District 203 planning for $6.5 million in capital improvements in 2024-25 school year budget   

Exterior of District 203 administration building
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Six big-ticket items with a combined estimated price tag of $6.5 million are a part of Naperville School District 203’s recently unveiled facility capital improvement plan for the upcoming school year.

As is customary practice, District 203 administrators and the board of education hash over the larger capital projects that are on the horizon in the last month of the calendar year. The exercise is one of multiple steps in building budgets for the next school year.

What’s on the docket for the 2024-25 school year

The second phase of a roof replacement project at Madison Junior High School is the costliest of the six items on the list of capital projects for the upcoming 2024-25 school year. It has an estimated cost of $2.92 million.

Three of the six items on the docket are sports or recreation related. The list includes tennis court replacements ($1.6 million) and a track replacement proposal ($675,000), both at Naperville North High School. Also on the list are playground updates at Maplebrook Elementary School ($469,700).

Several big-ticket technical items also are on the list, including chiller replacements at Elmwood Elementary and Lincoln Junior High schools, which together have an estimated $490,000 price tag. Rounding out the list is a window replacement project at Kingsley Elementary School, at a cost of $353,500.

The supply chain and planning ahead

Melanie Brown, a district staffer who officially was installed as District 203’s new buildings and grounds director at the Dec. 4 meeting, delved into her new duties the same evening as she discussed the importance of planning ahead.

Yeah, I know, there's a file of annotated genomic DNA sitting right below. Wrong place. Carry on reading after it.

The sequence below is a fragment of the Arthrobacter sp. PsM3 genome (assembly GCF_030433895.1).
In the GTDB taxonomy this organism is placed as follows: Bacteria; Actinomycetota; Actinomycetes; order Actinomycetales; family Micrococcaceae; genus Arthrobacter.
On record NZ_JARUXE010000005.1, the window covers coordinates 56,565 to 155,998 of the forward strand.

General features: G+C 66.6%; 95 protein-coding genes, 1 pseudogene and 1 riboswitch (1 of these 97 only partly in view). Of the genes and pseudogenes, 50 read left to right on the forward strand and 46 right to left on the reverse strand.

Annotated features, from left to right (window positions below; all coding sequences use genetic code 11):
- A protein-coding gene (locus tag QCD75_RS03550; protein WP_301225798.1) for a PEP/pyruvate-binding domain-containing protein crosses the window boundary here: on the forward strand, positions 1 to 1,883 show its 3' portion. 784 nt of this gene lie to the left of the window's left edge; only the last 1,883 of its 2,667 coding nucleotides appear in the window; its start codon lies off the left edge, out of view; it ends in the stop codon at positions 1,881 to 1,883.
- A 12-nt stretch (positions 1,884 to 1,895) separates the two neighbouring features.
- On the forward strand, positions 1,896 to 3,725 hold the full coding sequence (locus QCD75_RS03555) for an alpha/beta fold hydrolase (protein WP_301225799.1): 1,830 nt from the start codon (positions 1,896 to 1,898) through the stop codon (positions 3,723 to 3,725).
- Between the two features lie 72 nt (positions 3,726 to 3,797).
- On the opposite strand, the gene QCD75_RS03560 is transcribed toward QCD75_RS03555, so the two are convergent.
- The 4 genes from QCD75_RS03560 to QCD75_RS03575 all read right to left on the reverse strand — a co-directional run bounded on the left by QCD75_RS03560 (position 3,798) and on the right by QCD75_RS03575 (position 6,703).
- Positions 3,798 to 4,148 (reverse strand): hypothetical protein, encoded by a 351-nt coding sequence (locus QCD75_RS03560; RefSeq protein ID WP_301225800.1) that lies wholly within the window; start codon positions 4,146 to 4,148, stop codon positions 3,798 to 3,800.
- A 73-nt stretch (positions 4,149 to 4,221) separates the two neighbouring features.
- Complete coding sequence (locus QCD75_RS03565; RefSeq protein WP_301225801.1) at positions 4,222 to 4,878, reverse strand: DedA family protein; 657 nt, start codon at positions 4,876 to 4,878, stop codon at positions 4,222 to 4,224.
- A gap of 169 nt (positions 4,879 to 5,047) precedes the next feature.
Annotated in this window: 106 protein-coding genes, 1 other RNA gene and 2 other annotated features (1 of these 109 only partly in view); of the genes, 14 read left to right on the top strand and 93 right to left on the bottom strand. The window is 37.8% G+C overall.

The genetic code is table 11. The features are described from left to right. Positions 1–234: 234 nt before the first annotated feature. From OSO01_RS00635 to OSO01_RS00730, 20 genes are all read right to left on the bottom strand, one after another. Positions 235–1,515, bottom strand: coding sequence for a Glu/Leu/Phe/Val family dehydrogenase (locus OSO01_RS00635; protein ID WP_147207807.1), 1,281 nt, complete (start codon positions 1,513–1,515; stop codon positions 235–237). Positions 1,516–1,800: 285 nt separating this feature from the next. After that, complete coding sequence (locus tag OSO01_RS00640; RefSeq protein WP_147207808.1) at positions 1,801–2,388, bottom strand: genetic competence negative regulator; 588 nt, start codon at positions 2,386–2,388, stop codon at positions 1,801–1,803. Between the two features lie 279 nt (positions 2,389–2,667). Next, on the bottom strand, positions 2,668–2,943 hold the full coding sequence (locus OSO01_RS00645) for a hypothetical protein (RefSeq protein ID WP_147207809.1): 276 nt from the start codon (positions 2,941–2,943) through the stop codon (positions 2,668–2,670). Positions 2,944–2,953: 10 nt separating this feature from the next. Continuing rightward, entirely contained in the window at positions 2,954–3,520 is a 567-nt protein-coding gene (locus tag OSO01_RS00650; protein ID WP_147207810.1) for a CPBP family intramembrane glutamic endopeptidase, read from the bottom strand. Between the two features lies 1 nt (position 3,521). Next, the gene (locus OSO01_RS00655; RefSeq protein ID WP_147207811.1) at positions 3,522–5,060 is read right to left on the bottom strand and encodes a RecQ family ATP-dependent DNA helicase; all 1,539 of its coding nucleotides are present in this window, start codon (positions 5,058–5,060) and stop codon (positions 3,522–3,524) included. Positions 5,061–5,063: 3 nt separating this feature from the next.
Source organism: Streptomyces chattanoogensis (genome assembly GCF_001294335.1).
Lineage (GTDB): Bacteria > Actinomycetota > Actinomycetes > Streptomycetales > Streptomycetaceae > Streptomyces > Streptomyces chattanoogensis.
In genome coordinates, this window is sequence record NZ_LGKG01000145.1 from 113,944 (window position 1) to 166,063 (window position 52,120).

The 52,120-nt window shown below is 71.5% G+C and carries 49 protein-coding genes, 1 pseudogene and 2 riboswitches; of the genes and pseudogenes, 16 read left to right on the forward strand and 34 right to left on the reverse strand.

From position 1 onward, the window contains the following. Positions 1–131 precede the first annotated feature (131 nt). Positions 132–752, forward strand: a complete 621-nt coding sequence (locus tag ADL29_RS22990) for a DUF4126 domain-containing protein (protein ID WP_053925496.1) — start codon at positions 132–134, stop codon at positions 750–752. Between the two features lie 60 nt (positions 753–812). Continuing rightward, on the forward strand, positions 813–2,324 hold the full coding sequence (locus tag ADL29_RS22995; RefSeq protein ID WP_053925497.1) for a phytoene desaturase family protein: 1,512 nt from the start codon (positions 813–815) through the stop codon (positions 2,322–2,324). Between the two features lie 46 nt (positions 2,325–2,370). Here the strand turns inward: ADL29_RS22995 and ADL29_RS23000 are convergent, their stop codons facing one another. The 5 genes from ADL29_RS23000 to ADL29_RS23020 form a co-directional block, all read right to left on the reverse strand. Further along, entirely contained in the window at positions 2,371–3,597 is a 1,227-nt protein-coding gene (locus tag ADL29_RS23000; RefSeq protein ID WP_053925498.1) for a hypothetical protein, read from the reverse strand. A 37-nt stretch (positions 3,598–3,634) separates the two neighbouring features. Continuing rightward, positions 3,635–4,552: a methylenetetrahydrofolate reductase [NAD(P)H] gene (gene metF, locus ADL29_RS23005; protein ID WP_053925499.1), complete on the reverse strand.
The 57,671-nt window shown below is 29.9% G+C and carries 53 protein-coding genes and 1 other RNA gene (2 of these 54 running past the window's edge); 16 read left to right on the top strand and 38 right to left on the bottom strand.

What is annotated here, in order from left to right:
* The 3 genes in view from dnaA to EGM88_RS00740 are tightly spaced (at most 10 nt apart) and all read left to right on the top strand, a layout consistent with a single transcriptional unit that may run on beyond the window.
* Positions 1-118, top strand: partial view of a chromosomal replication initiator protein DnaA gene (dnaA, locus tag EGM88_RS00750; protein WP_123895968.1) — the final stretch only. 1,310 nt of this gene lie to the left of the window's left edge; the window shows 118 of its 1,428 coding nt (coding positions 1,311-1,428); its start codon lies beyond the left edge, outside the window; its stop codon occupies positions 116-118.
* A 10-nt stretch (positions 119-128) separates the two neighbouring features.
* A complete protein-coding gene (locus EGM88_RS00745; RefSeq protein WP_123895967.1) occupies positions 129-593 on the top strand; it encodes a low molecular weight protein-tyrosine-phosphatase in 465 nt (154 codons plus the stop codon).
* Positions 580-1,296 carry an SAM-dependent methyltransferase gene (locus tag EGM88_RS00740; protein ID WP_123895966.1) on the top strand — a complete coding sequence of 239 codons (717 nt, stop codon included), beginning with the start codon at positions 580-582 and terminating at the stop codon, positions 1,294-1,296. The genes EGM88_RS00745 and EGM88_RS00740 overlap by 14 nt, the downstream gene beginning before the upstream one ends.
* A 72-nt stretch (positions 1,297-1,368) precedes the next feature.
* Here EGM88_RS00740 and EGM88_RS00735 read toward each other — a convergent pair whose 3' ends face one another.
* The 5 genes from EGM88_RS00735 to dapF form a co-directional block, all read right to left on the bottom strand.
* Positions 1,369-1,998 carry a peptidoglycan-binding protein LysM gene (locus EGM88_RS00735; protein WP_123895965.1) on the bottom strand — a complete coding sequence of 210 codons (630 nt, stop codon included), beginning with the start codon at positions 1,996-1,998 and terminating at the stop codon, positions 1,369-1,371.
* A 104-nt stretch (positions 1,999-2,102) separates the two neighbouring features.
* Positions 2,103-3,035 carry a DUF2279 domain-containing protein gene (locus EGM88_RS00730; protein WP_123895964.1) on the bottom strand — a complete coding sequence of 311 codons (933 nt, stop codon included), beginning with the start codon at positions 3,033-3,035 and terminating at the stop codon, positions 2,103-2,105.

“Due to lingering supply chain issues and long lead times, we have preordered the chillers, and the playground equipment,” Brown said. “The other projects are either out to bid for board approval or are at final architectural and engineering stages, prior to going out to bid.”

Capital improvement projects bubble to the surface through several planning exercises. Among them: once-in-a-decade safety surveys, reviews of building and site conditions across the district footprint and regular cyclical rotations of existing equipment.

Looking out even further for capital improvement projects

While the crux of the recent discussion focused on capital improvement projects for the 2024-25 school year, Brown and Superintendent Dan Bridges also touched on future projects in the 2025-26 school year, which are subject to change.

Based on the current, tentative plan, boiler replacements at three schools ($945,000, combined) are the biggest ticket item on District 203’s capital improvement project list for the 2025-26 school year.

In the 2026-27 school year, an assortment of so-called “life safety” projects are the costliest items on the list, at $1 million. In the 2027-28 school year, officials tentatively are planning $2 million worth of roofing replacement projects.

The board of education is slated to take action solely on the 2024-25 school year projects, which are tied to the upcoming tax levy at the next meeting Dec. 18. If adopted, the projects will be added into the full budget for the upcoming school year that will be adopted in May.

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